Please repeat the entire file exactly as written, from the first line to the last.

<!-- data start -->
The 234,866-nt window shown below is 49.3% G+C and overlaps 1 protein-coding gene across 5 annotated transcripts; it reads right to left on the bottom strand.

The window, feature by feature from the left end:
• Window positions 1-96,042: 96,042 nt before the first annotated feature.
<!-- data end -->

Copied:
The 234,866-nt window shown below is 49.3% G+C and overlaps 1 protein-coding gene across 5 annotated transcripts; it reads right to left on the bottom strand.

The window, feature by feature from the left end:
• Window positions 1-96,042: 96,042 nt before the first annotated feature.